Timeline of West Virginia: Civil War and Statehood
January 11, 1865

Wheeling Daily Intelligencer
January 19, 1865

We learn that the late disaster at Beverly was almost as complete as the New Creek affair. The rebels completely surprised the garrison and captured nearly all the force amid the utmost confusion. The garrison was composed of detachments of the 8th Ohio cavalry and the 34th Ohio infantry, numbering about seven hundred men, nearly all of whom were captured. The rebels could not conveniently guard such a great number of prisoners, and perhaps a couple of hundred of them escaped including Lt. Colonels Youat and Furney commanding the two detachments named.?There were no stores of any consequence at this post and the loss in property was slight. The affair is to be thoroughly investigated.

Wheeling Daily Intelligencer
January 20, 1865

From a civil officer lately arrived from Beverly, who was present on the occasion of the late attack upon that place by the rebel General Rosser, we gather some particulars which have never before been published. The attack was made about three o?clock on Wednesday morning of last week. The garrison was asleep in their winter quarters and there were no pickets out further than three hundred yards from the camp. The rebels charged right into the midst of the sleeping soldiers, and captured one half of the garrison before the other half knew anything about the attack. It is said that the rebels actually went about kicking on the doors of the huts, rudely requesting the ?d?d bine belliee? to get up and take a trip to Richmond. One Lieutenant belonging to the 8th Ohio cavalry rallied a number of men, engaged the rebels and drove them from the bridge, allowing a hundred or so of our confused soldiers to escape. In this fight five men were killed upon each side, and a rebel Colonel named Cashaw who is still at Beverly, was seriously wounded. The rebels, or rather a portion of them, remained in Beverly until the afternoon of Thursday, and their conduct towards the citizens is said to have been most outrageous. They robbed the citizens of money, clothing and valuables of every description, in some instances taking ear rings [sic] out of the ears of the woman, and searching for valuables supposed to be concealed in their hoops. They destroyed the bridge over the Valley river and set fire to the town in several places, but there were among the force a number of soldiers who had formerly resided in Beverly and whose relations own property there, and the fire was extinguished by these men. It is asserted that the rebels had nearly as many prisoners as they had men to guard them. No doubt is entertained but the garrison could have handsomely defeated the attacking party if they had had the slightest intimation of the approach of the enemy.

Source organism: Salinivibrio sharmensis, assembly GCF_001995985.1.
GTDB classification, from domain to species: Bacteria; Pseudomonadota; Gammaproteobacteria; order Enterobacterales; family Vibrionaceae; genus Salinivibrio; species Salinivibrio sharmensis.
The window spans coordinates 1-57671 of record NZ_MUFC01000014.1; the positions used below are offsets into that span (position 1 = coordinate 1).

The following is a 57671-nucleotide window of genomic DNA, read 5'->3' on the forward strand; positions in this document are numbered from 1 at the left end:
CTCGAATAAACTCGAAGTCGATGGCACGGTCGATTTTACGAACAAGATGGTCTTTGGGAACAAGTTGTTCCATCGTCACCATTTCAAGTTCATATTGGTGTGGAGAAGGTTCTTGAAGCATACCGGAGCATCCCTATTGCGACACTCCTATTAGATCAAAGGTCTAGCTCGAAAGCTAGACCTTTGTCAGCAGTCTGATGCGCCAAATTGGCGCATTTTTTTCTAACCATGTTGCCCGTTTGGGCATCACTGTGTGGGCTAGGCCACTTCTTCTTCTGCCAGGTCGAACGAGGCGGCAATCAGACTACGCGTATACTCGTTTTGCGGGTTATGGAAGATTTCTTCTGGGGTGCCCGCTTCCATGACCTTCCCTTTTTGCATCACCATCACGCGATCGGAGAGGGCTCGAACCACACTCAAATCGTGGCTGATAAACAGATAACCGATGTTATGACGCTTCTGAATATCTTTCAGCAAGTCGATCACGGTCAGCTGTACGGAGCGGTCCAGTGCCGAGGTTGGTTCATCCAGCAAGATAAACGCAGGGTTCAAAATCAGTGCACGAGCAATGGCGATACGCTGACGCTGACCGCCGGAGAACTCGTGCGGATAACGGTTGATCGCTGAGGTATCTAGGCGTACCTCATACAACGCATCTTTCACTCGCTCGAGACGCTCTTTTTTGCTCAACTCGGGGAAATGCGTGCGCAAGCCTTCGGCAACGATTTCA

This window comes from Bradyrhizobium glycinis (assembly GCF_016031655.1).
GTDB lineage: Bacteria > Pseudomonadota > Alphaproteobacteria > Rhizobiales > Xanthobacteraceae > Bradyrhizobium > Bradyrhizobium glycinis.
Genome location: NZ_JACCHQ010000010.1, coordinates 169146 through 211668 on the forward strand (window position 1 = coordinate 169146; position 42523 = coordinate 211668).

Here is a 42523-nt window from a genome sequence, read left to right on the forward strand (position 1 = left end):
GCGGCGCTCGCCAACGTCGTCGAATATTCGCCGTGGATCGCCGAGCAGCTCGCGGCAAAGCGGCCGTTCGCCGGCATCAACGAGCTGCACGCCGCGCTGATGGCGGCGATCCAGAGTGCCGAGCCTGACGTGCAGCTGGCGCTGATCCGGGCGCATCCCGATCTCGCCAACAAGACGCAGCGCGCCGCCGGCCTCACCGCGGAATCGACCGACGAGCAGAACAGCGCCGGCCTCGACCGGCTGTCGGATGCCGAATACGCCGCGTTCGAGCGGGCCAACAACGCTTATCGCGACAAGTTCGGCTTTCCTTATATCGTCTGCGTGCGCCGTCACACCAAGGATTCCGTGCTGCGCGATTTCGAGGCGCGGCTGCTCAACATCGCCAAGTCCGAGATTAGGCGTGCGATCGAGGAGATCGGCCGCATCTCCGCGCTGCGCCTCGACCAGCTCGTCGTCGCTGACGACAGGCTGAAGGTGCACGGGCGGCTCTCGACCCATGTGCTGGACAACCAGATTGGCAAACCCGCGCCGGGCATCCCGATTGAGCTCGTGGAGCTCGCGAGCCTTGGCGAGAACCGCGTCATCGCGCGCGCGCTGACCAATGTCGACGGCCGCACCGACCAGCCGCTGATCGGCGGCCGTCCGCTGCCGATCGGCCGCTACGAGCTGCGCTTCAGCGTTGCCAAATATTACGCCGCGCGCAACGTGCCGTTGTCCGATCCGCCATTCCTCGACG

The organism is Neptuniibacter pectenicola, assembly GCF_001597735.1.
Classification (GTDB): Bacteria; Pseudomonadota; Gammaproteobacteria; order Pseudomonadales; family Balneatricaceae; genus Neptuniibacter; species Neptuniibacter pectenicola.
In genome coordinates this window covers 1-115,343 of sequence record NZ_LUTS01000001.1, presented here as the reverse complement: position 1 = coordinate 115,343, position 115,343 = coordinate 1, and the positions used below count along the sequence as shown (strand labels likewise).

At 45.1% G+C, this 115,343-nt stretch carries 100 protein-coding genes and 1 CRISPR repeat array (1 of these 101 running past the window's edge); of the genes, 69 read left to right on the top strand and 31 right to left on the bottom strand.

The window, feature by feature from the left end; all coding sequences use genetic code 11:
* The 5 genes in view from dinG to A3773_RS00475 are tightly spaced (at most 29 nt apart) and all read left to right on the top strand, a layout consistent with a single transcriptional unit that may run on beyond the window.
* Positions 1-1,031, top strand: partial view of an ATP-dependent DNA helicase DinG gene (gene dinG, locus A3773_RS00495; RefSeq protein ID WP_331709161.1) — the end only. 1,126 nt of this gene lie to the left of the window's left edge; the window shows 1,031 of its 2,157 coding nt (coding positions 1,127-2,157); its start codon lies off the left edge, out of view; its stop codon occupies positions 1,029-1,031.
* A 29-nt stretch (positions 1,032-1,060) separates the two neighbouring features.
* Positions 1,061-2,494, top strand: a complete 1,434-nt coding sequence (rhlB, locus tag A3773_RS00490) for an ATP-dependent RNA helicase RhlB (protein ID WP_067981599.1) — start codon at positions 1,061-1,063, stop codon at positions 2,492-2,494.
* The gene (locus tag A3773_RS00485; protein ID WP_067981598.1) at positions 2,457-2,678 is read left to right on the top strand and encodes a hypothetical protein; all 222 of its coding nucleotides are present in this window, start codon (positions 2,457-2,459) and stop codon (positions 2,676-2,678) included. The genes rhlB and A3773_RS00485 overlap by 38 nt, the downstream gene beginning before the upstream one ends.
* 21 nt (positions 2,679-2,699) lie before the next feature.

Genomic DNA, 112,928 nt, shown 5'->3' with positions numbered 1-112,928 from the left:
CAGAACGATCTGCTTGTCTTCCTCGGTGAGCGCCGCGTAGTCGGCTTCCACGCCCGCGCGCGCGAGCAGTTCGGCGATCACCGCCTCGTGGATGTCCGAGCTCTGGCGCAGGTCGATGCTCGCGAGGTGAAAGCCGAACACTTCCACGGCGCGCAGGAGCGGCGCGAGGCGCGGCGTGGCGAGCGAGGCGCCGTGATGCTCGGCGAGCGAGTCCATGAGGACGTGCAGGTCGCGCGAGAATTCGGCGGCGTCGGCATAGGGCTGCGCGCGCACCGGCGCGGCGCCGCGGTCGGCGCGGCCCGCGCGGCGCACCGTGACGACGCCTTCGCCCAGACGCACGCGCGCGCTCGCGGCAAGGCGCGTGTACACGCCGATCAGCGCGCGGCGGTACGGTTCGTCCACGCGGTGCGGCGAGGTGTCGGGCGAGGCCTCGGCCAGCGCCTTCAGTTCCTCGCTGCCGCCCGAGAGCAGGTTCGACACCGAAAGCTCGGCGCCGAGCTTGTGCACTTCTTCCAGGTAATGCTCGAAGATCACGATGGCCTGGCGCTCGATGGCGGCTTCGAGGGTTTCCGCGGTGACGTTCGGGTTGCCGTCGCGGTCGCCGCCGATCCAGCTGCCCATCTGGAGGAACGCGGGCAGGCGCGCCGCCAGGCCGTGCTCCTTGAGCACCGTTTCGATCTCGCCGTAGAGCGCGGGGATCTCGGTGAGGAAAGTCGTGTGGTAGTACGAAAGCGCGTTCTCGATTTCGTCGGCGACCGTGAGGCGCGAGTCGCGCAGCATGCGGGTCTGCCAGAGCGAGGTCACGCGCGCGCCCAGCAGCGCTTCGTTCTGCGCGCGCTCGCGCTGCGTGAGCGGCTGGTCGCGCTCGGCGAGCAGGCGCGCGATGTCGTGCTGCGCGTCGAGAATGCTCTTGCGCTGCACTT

Wheeling Daily Intelligencer
January 16, 1865

Successful raid by General Rosser--capture of Beverly and the Yankee garrison.

A telegram from Wheeling, dated on Thursday, says:

We learn the garrison at Beverly, West Virginia, were attacked on the morning of the 11th by a force of the enemy, under General Rosser, and the town and a large portion of the force defending it were captured. The number of the enemy not stated.

A later dispatch confirms the above, but states that the rebels have again retreated whence they came.

Timeline of West Virginia: Civil War and Statehood: January 1865

West Virginia Archives and History